Sarah Paul
New York University, Abu Dhabi
We sometimes strive to achieve difficult goals when our evidence suggests that success is unlikely – not just because it will require strength of will, but because we are targets of prejudice and discrimination or because success will require unusual ability. Optimism about one’s prospects can be useful for persevering in these cases. That said, excessive optimism can be dangerous; when our evidence is unfavourable, we should be at most agnostic about whether we will succeed. This paper explores the nature and rational significance of agnostic practical commitments. Most importantly, the rationality of striving against the odds can depend on investing in a plan for failure: a plan B. I aim to make headway on an account of what backup plans are, how they are related to primary plans, and whether the standard norms of plan rationality apply to our agnostic commitments.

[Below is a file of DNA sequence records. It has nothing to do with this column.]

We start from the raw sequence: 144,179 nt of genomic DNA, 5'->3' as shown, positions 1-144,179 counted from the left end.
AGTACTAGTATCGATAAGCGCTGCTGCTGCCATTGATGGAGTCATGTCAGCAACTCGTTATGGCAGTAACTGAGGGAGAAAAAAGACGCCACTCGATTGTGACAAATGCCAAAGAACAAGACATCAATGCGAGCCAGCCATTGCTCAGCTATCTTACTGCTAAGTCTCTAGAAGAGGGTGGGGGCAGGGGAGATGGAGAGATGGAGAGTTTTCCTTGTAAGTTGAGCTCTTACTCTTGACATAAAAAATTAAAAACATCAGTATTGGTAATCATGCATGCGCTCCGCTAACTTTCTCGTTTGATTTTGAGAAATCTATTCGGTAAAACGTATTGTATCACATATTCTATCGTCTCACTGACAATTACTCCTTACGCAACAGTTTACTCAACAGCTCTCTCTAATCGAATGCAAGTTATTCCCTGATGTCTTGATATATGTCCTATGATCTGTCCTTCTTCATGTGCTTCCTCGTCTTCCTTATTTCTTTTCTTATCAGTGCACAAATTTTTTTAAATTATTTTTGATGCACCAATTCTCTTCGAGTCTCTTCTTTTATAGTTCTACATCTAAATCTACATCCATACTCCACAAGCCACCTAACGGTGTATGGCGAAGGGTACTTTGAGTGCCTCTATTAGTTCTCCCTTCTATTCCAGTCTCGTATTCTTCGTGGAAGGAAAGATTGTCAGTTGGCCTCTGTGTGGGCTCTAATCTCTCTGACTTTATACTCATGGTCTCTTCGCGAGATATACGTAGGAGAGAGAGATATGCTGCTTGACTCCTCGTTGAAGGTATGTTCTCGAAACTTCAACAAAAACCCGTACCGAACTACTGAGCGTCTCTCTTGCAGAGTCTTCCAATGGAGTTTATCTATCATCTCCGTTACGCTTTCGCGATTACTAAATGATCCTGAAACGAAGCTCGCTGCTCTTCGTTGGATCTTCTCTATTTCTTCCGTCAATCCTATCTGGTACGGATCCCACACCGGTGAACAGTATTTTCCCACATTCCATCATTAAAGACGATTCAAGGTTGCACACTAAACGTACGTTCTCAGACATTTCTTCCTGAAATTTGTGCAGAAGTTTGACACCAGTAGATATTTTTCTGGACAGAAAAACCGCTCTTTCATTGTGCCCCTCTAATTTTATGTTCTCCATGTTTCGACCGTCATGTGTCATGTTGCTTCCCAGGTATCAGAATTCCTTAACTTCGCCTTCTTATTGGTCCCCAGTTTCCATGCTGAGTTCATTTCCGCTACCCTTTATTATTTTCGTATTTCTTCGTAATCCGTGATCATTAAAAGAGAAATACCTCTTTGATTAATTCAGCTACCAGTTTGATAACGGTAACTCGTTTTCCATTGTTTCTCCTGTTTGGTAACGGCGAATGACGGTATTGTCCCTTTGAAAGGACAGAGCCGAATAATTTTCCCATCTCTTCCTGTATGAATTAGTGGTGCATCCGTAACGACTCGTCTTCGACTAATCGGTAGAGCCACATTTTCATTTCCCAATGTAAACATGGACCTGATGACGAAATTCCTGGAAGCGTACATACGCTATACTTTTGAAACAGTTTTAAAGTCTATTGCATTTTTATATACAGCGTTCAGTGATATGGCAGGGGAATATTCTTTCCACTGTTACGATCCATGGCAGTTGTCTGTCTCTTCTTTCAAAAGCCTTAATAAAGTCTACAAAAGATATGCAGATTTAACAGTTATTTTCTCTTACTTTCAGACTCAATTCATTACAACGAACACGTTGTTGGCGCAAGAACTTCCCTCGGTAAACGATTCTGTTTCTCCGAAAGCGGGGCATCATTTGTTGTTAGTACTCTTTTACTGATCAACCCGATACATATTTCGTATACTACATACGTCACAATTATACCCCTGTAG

Keywords planning  plan rationality  commitment  grit  optimism  agglomeration
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Resisting Pessimism Traps: The Limits of Believing in Oneself.Jennifer M. Morton - forthcoming - Philosophy and Phenomenological Research.

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